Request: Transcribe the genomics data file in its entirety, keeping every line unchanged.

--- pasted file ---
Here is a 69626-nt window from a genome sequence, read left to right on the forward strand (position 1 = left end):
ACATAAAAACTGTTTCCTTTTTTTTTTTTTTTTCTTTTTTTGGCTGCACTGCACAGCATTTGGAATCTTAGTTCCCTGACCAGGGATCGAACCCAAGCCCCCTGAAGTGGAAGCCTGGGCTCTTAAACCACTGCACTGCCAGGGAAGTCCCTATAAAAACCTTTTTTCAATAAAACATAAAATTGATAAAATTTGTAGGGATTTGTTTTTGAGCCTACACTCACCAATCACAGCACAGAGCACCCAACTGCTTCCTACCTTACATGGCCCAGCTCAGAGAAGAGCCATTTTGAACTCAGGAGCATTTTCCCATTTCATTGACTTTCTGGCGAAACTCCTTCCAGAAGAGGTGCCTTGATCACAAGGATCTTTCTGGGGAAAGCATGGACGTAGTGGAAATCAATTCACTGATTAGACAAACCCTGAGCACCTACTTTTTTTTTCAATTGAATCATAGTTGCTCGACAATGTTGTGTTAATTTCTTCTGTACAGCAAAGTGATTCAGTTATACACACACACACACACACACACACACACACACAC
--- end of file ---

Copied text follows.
Here is a 69626-nt window from a genome sequence, read left to right on the forward strand (position 1 = left end):
ACATAAAAACTGTTTCCTTTTTTTTTTTTTTTTCTTTTTTTGGCTGCACTGCACAGCATTTGGAATCTTAGTTCCCTGACCAGGGATCGAACCCAAGCCCCCTGAAGTGGAAGCCTGGGCTCTTAAACCACTGCACTGCCAGGGAAGTCCCTATAAAAACCTTTTTTCAATAAAACATAAAATTGATAAAATTTGTAGGGATTTGTTTTTGAGCCTACACTCACCAATCACAGCACAGAGCACCCAACTGCTTCCTACCTTACATGGCCCAGCTCAGAGAAGAGCCATTTTGAACTCAGGAGCATTTTCCCATTTCATTGACTTTCTGGCGAAACTCCTTCCAGAAGAGGTGCCTTGATCACAAGGATCTTTCTGGGGAAAGCATGGACGTAGTGGAAATCAATTCACTGATTAGACAAACCCTGAGCACCTACTTTTTTTTTCAATTGAATCATAGTTGCTCGACAATGTTGTGTTAATTTCTTCTGTACAGCAAAGTGATTCAGTTATACACACACACACACACACACACACACACACACAC